— The lack of available tennis courts. OK this one is only relevant to some of my fellow New Yorkers, but I’ve never lived anywhere where it was so hard to find a place to play. Such little land for courts, and court fees are enormous, and you’ve often got to make reservations and you only can wear certain kinds of shoes… and it’s just such a hassle. Thrilled to be moving back to normalcy, where you can just walk out onto a neighborhood court and play any time you want.

–And lastly, I won’t miss the exorbitant costs of living here. You live in Manhattan long enough, paying $18 for a burger, or $13.50 for a turkey sandwich, almost seems normal.

Because that’s what everyone is charging. It’s horrendous how so many businesses and apartment-dwellers have been driven out of the city by the high price of living here. Slowly NYC is losing its soul because it’s losing people who aren’t in the 1 percent.

But also because there has to be a point, somewhere, where people say “Enough! I will not pay $5.50 for that tiny bottle of water!”

**Next up, sometimes goosebump and tear-inducing video clips need no introduction, or explanation. So allow me to present, from Sunday night’s Tony Awards, the drama club from Marjory Stoneman Douglas High School in Parkland, Fla., singing the iconic song from “Rent,” “Seasons of Love.”

**Finally today, a few words about the just-concluded French Open, the second tennis Grand Slam of the year and an event once again dominated on the men’s side by an unknown guy from Spain named Rafael Nadal.

  1. The guy won his 11th French Open title Sunday (cue William Miller in “Almost Famous” shouting “ELEVEN!” from the backseat), and as usual there was very little drama in victory. Nadal is the best player on any one surface, maybe that ever lived, and it’s incredible the way he and Roger Federer continue to dominate men’s tennis.

Think about this: Nadal and Federer, between them, have won the last SIX major titles. They last did that in 2006. It’s now 2018! That’s insane. Nadal looks healthy and primed for a great run at Wimbledon, where he could meet the rested and healthy Roger Federer, of course.

Wimbledon starts in three weeks. I. Can’t. Wait.

— Big props to Simona Halep, the women’s champion and world No.1, who finally won her first major. Good for her. And also big ups to 14-year-old American Coco Gauff, who won the French Open juniors title. I can’t remember if I wrote about her last year after seeing her at the U.S. Open juniors and reach the finals, but this kid is absolutely the future of women’s tennis. Already 5-9, powerful and able to move gracefully, she’s got all the tools to be a champion. Trust me, remember her name.

— Finally, this is about the most adorable thing ever: French player Nicolas Mahut won the men’s doubles title Sunday, and after the match his son Nathaniel ran on court to celebrate and dance with him. How cute is this?

Two incredible sports events thrill me Wednesday. And buh-bye, Mr. McChrystal

It’s not your typical Wednesday in June when you get two amazing, heart-stopping, nail-chewing sports events.
But Wednesday was one of those glorious, wonderful days when it’s a joy to be a sports fan.
First the United States of America’s national soccer team had me on the edge of the couch for 90 minutes, screaming and yelling at the TV like I only usually do for Jets and Duke basketball games.
It absolutely, positively was maddening watching our boys in red, white and blue miss chance after chance against our longtime rival, Algeria (Seriously, could most Americans find Algeria on a map?).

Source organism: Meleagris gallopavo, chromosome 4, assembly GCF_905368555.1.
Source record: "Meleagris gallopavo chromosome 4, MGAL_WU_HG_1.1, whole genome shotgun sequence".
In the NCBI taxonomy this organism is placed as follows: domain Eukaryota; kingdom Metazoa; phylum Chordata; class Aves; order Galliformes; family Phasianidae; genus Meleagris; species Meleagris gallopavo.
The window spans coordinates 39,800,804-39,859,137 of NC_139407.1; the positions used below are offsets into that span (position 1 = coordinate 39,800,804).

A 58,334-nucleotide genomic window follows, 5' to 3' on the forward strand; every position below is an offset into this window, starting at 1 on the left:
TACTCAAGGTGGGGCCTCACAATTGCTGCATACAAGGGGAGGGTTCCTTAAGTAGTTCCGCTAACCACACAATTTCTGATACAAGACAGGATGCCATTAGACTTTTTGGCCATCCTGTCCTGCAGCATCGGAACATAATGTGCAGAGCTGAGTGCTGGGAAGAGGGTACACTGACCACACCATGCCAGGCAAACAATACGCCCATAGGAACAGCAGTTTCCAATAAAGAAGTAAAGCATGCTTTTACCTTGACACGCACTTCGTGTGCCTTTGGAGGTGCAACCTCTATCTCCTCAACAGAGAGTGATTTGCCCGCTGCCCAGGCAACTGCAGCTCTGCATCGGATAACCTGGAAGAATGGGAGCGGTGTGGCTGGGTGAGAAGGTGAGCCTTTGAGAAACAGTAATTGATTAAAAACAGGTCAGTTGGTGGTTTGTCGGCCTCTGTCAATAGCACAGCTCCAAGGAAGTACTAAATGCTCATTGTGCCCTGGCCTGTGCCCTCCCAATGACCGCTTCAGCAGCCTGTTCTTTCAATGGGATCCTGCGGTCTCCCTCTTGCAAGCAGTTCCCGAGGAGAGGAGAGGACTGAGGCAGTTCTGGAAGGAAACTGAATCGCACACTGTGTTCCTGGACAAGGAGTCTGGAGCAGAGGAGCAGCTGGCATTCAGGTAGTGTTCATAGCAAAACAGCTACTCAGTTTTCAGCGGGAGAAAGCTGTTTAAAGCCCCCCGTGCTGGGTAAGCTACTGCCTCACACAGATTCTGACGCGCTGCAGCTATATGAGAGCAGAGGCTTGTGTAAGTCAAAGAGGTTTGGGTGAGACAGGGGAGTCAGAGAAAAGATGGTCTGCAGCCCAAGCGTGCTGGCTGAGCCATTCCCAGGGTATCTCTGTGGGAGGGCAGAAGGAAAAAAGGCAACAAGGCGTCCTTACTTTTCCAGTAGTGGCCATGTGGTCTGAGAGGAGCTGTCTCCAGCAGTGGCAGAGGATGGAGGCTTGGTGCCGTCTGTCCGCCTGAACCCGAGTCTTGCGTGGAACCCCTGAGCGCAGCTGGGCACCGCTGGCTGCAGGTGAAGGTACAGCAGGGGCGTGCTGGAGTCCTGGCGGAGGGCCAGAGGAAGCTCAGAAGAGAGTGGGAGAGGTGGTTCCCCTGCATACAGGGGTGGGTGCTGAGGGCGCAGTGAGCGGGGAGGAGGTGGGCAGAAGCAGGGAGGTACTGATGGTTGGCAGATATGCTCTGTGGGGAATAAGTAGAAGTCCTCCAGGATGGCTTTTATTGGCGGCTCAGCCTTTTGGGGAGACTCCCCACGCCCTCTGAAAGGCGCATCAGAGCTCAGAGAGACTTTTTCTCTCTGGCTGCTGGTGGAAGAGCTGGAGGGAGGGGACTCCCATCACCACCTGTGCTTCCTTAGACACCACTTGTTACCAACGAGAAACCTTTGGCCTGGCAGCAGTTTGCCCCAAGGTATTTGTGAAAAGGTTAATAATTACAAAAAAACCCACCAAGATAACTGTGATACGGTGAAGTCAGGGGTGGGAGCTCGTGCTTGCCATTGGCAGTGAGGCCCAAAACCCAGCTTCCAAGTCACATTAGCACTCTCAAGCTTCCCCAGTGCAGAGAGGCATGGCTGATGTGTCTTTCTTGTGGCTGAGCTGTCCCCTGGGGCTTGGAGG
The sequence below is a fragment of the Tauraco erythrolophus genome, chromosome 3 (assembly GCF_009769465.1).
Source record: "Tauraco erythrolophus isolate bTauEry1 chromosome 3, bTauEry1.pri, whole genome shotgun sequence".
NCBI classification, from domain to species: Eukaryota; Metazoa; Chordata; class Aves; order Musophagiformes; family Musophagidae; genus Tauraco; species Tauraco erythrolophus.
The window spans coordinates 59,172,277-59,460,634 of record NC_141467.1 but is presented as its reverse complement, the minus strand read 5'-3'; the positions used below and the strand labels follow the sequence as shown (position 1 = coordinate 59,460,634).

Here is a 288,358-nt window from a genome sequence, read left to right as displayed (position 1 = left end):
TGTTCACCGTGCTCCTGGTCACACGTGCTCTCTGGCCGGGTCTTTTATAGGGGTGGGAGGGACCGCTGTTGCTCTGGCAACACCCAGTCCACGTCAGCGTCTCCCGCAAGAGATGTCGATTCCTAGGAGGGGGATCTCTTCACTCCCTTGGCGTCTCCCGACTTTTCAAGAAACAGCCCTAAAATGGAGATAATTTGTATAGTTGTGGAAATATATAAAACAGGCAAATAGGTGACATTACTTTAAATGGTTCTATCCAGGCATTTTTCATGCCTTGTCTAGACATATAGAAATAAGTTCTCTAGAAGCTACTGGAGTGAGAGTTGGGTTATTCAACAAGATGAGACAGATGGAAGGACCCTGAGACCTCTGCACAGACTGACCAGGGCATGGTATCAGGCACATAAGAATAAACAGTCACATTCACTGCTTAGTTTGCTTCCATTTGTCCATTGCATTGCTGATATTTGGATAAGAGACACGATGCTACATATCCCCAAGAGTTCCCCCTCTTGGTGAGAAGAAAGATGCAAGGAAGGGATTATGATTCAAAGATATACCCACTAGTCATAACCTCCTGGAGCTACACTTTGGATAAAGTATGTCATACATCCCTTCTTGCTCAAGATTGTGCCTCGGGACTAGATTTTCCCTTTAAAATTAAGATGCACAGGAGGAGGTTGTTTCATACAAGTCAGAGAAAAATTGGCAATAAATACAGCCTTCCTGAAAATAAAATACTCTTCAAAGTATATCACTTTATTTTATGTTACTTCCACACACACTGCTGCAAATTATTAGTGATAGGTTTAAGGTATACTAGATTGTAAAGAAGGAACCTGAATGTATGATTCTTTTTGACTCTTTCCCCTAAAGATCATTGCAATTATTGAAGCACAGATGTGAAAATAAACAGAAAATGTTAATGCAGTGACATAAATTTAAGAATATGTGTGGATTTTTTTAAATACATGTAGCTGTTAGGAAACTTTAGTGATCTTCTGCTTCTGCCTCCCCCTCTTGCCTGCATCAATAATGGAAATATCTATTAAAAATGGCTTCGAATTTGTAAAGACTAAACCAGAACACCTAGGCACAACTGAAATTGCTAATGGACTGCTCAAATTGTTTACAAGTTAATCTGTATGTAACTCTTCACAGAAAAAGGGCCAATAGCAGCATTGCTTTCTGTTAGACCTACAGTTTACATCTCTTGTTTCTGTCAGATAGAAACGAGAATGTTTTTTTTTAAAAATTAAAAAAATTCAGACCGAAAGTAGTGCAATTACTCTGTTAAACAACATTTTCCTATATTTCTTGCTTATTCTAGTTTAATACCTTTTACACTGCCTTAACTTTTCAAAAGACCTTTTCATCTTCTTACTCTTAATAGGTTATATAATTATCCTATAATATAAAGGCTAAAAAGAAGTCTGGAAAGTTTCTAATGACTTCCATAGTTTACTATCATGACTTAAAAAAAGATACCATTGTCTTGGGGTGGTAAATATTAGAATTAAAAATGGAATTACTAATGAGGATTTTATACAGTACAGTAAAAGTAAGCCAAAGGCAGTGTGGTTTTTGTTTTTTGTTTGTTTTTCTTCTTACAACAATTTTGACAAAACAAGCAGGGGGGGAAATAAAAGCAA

I was convinced we’d blow it, especially when Landon Donovan hit the freaking post in the second half. But then, a goal was scored we’ll be talking about years from now. Donovan redeemed himself, knocking home a rebound in the 91st minutes.

I screamed. I yelled. I’m an Olympics kind of soccer fan (once every four years, I care about the sport), but this was a great moment.

Course, we were playing Algeria, not exactly a soccer powerhouse. And we just earned a berth in the second round, which is still a long way from winning. You could argue, in a glass is half-empty kind of way, that the U.S. just lived up to expectations so far.

Still, although I felt that way for a few minutes, I talked myself out of it. This does a lot for soccer in America, and for my many friends who are fans of futbol, I am happy.

Not as happy as these people, though; absolutely love the reaction from these fans at a bar in Nebraska. I love the first 40 seconds of despair, followed by incredible euphoria:

For a great take on the game, here’s SI’s Grant Wahl:

**Then, because we needed some more sports excitement, two men named John Isner and Nicolas Mahut decided to play the longest match in tennis history. They set the record while playing one unbelievable, mind-boggling set of tennis, for more than seven hours. The match didn’t end; it picks up again this morning, U.S. time.

The score? 59-59. Let me repeat that. FIFTY-NINE TO FIFTY-NINE! It’s pretty much incomprehensible to me, and there are so many astonishing facts contained in that 59-59. (Here are two: The seven hours of the fifth set is longer than any match in history. Just the fifth set! And in that entire set, there were only four break points faced by the servers. And oh yeah, 98 aces for Isner for the match, and 94 for Mahut.)

It’s truly a once in a lifetime match. I left my house at 28-all, to go have lunch with my friend Buddy, and figured I’d miss the end of the match. Got back an hour later, and it was 42-42 and my jaw literally dropped.

9:30 a.m. today on ESPNU, these two exhausted warriors resume the match. And it’s a travesty that Wimbledon isn’t putting them on Centre Court. An absolute travesty.

**I have absolutely no sympathy for General Stanley McChrystal today. None. From all accounts, he’s a pompous, egotistical military man who, like so many before him, holds politicians who are his bosses in contempt.

He’s gotten his way a lot throughout his career, but he did the one thing you really, really can’t do: Criticize the commander in chief and the VP, his bosses. I’m glad McChrystal didn’t try to claim he was misquoted, or was taken out of context. And I’m glad that President Obama wasted no time in canning his rear end.

Good riddance. Of course, what we really need is not a new general, but to get the hell out of Afghanistan. My former colleague Pierre Tristam, who I often disagree with but who is a really smart guy, has a good column on this here.